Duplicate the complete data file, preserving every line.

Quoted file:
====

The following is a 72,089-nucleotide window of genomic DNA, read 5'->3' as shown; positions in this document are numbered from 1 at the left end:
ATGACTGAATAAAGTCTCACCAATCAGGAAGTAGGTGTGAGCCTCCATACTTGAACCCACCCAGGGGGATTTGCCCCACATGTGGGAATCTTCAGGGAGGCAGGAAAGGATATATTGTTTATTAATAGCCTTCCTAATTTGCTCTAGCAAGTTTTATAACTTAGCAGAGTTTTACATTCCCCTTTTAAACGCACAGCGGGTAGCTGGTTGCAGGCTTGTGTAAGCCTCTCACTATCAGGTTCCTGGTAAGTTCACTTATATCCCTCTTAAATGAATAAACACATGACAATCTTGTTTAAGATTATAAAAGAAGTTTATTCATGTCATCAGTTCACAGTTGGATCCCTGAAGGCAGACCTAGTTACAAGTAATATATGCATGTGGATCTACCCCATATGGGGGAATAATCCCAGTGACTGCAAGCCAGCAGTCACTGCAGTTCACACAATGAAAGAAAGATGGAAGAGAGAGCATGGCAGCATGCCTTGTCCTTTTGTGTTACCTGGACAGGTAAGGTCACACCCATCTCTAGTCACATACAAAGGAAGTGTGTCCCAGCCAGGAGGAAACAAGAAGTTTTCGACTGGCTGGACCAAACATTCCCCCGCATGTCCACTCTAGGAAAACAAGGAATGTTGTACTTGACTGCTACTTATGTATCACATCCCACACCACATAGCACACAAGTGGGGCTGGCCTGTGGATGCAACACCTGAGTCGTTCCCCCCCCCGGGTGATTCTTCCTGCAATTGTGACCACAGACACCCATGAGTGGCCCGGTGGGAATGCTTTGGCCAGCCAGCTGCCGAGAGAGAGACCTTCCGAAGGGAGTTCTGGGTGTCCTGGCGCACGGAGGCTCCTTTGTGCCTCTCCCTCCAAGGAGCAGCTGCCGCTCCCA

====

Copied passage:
The following is a 72,089-nucleotide window of genomic DNA, read 5'->3' as shown; positions in this document are numbered from 1 at the left end:
ATGACTGAATAAAGTCTCACCAATCAGGAAGTAGGTGTGAGCCTCCATACTTGAACCCACCCAGGGGGATTTGCCCCACATGTGGGAATCTTCAGGGAGGCAGGAAAGGATATATTGTTTATTAATAGCCTTCCTAATTTGCTCTAGCAAGTTTTATAACTTAGCAGAGTTTTACATTCCCCTTTTAAACGCACAGCGGGTAGCTGGTTGCAGGCTTGTGTAAGCCTCTCACTATCAGGTTCCTGGTAAGTTCACTTATATCCCTCTTAAATGAATAAACACATGACAATCTTGTTTAAGATTATAAAAGAAGTTTATTCATGTCATCAGTTCACAGTTGGATCCCTGAAGGCAGACCTAGTTACAAGTAATATATGCATGTGGATCTACCCCATATGGGGGAATAATCCCAGTGACTGCAAGCCAGCAGTCACTGCAGTTCACACAATGAAAGAAAGATGGAAGAGAGAGCATGGCAGCATGCCTTGTCCTTTTGTGTTACCTGGACAGGTAAGGTCACACCCATCTCTAGTCACATACAAAGGAAGTGTGTCCCAGCCAGGAGGAAACAAGAAGTTTTCGACTGGCTGGACCAAACATTCCCCCGCATGTCCACTCTAGGAAAACAAGGAATGTTGTACTTGACTGCTACTTATGTATCACATCCCACACCACATAGCACACAAGTGGGGCTGGCCTGTGGATGCAACACCTGAGTCGTTCCCCCCCCCGGGTGATTCTTCCTGCAATTGTGACCACAGACACCCATGAGTGGCCCGGTGGGAATGCTTTGGCCAGCCAGCTGCCGAGAGAGAGACCTTCCGAAGGGAGTTCTGGGTGTCCTGGCGCACGGAGGCTCCTTTGTGCCTCTCCCTCCAAGGAGCAGCTGCCGCTCCCA